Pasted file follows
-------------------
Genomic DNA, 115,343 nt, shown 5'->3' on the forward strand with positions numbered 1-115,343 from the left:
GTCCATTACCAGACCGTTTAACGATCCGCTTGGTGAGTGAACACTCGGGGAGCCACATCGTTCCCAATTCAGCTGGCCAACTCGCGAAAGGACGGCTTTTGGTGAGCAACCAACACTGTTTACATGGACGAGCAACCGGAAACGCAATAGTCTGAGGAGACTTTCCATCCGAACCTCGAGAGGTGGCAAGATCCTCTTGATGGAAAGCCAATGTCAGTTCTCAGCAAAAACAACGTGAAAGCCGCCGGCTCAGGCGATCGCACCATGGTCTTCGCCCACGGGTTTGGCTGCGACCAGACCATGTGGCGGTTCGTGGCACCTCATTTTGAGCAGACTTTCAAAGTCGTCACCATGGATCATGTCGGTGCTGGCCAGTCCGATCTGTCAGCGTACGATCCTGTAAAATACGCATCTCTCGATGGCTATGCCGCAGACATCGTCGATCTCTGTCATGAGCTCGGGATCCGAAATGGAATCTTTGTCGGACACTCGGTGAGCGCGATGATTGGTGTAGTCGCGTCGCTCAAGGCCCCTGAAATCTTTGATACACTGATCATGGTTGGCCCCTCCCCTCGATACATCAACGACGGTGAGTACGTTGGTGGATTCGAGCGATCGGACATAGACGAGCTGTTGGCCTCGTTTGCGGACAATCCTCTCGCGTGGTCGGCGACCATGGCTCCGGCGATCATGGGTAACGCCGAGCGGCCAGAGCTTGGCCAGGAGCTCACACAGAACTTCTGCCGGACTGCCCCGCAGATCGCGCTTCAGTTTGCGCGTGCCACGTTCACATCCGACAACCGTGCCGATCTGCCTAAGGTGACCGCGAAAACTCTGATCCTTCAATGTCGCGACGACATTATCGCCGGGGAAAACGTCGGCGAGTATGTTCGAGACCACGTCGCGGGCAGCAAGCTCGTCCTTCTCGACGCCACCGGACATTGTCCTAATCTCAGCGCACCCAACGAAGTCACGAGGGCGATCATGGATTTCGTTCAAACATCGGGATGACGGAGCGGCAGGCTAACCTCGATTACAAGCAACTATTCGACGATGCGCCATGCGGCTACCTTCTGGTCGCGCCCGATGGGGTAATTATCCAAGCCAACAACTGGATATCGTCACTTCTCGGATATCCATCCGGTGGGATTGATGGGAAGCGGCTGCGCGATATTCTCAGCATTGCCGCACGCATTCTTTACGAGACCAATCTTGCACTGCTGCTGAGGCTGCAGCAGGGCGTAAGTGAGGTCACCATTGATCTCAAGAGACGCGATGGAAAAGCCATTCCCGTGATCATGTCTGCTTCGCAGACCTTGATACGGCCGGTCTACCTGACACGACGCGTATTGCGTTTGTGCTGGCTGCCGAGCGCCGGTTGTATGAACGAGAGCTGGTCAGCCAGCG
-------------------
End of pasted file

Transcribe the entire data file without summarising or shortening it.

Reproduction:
Genomic DNA, 115,343 nt, shown 5'->3' on the forward strand with positions numbered 1-115,343 from the left:
GTCCATTACCAGACCGTTTAACGATCCGCTTGGTGAGTGAACACTCGGGGAGCCACATCGTTCCCAATTCAGCTGGCCAACTCGCGAAAGGACGGCTTTTGGTGAGCAACCAACACTGTTTACATGGACGAGCAACCGGAAACGCAATAGTCTGAGGAGACTTTCCATCCGAACCTCGAGAGGTGGCAAGATCCTCTTGATGGAAAGCCAATGTCAGTTCTCAGCAAAAACAACGTGAAAGCCGCCGGCTCAGGCGATCGCACCATGGTCTTCGCCCACGGGTTTGGCTGCGACCAGACCATGTGGCGGTTCGTGGCACCTCATTTTGAGCAGACTTTCAAAGTCGTCACCATGGATCATGTCGGTGCTGGCCAGTCCGATCTGTCAGCGTACGATCCTGTAAAATACGCATCTCTCGATGGCTATGCCGCAGACATCGTCGATCTCTGTCATGAGCTCGGGATCCGAAATGGAATCTTTGTCGGACACTCGGTGAGCGCGATGATTGGTGTAGTCGCGTCGCTCAAGGCCCCTGAAATCTTTGATACACTGATCATGGTTGGCCCCTCCCCTCGATACATCAACGACGGTGAGTACGTTGGTGGATTCGAGCGATCGGACATAGACGAGCTGTTGGCCTCGTTTGCGGACAATCCTCTCGCGTGGTCGGCGACCATGGCTCCGGCGATCATGGGTAACGCCGAGCGGCCAGAGCTTGGCCAGGAGCTCACACAGAACTTCTGCCGGACTGCCCCGCAGATCGCGCTTCAGTTTGCGCGTGCCACGTTCACATCCGACAACCGTGCCGATCTGCCTAAGGTGACCGCGAAAACTCTGATCCTTCAATGTCGCGACGACATTATCGCCGGGGAAAACGTCGGCGAGTATGTTCGAGACCACGTCGCGGGCAGCAAGCTCGTCCTTCTCGACGCCACCGGACATTGTCCTAATCTCAGCGCACCCAACGAAGTCACGAGGGCGATCATGGATTTCGTTCAAACATCGGGATGACGGAGCGGCAGGCTAACCTCGATTACAAGCAACTATTCGACGATGCGCCATGCGGCTACCTTCTGGTCGCGCCCGATGGGGTAATTATCCAAGCCAACAACTGGATATCGTCACTTCTCGGATATCCATCCGGTGGGATTGATGGGAAGCGGCTGCGCGATATTCTCAGCATTGCCGCACGCATTCTTTACGAGACCAATCTTGCACTGCTGCTGAGGCTGCAGCAGGGCGTAAGTGAGGTCACCATTGATCTCAAGAGACGCGATGGAAAAGCCATTCCCGTGATCATGTCTGCTTCGCAGACCTTGATACGGCCGGTCTACCTGACACGACGCGTATTGCGTTTGTGCTGGCTGCCGAGCGCCGGTTGTATGAACGAGAGCTGGTCAGCCAGCG